Distinguished Professor Emeritus of Political Science, UCLA
CEOs, CFOs, and company boards will particularly like Designated Drivers because it gives real insights into how the Chinese government formulates industrial policy. This is what makes it special; it gives an inside-out view from the Chinese government perspective. If western companies had this kind of information before going to China, they would literally save millions!
China startup guy and publisher, chinavortex.com
In Designated Drivers Greg Anderson manages to make sense of the complexity and contradictions of the Chinese automobile industry. Anderson is the first to capture the torturous three-way relationship among foreign multi-nationals, China’s increasingly nationalistic industrial planners, and the ambitious and (sort of) independent Chinese car-makers. Anderson is an excellent story-teller, yet has his feet firmly planted on a solid analytic ground. Highly recommended as an absorbing tale that provides real insight into the latest Chinese industrial heavyweights.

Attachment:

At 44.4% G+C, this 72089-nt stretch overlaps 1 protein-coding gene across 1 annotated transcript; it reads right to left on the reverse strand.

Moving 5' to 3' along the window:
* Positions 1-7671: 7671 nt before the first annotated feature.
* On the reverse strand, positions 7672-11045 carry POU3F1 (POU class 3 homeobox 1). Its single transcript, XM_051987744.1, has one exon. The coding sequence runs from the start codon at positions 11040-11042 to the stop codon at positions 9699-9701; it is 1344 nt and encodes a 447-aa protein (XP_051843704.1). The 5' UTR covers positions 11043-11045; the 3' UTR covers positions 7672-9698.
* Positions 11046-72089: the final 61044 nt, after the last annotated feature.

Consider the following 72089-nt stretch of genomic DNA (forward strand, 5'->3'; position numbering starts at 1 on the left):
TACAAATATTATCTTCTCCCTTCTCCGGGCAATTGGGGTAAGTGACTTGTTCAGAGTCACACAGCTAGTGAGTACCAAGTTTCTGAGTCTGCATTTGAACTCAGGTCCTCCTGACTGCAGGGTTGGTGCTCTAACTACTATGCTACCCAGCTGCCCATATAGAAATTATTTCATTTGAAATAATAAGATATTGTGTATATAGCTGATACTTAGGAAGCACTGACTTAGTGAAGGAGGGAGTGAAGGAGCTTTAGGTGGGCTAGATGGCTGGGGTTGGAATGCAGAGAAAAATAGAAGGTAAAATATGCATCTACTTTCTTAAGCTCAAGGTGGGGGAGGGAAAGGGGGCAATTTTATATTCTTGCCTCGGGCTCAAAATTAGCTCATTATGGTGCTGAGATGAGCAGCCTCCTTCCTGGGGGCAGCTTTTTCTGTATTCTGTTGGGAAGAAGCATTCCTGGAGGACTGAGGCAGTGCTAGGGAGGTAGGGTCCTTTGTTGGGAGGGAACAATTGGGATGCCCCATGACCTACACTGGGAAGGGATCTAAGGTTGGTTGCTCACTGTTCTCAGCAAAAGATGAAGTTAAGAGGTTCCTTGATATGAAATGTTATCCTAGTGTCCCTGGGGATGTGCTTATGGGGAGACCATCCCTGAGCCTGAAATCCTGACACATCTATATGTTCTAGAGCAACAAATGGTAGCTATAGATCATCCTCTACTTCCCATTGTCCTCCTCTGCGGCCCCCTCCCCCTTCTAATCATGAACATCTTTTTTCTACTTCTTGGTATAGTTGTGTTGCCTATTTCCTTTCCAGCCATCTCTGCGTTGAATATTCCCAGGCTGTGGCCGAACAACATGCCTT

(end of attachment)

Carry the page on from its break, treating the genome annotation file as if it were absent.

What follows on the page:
Professor of Chinese Economy and Sokwanlok Chair of Chinese International Affairs, University of California, San Diego
With Designated Drivers, G.E. Anderson provides an indispensable roadmap to the world’s most important automotive market. Anderson gives a dramatic account of the growth of China’s auto industry and clearly lays out the key policies, institutions, and firms that have shaped this trajectory. In doing so, he gives important insight not only into the automotive sector, but also China’s development path more generally.
Saïd Business School, University of Oxford; Author, Changing Lanes in China.
More than a thorough accounting of China’s automotive ambitions, Designated Drivers is a primer on the quintessential challenge China presents to the West across every sector: understanding the logic and forces at play in China’s drive for national wealth and security. In tracking the motives and behavior of regulators and planners, locally and centrally controlled enterprises, banks, privately owned companies and of course, the foreign companies doing business in China, Anderson’s book establishes the archetype for understanding Chinese industrial policy and how it affects all of us.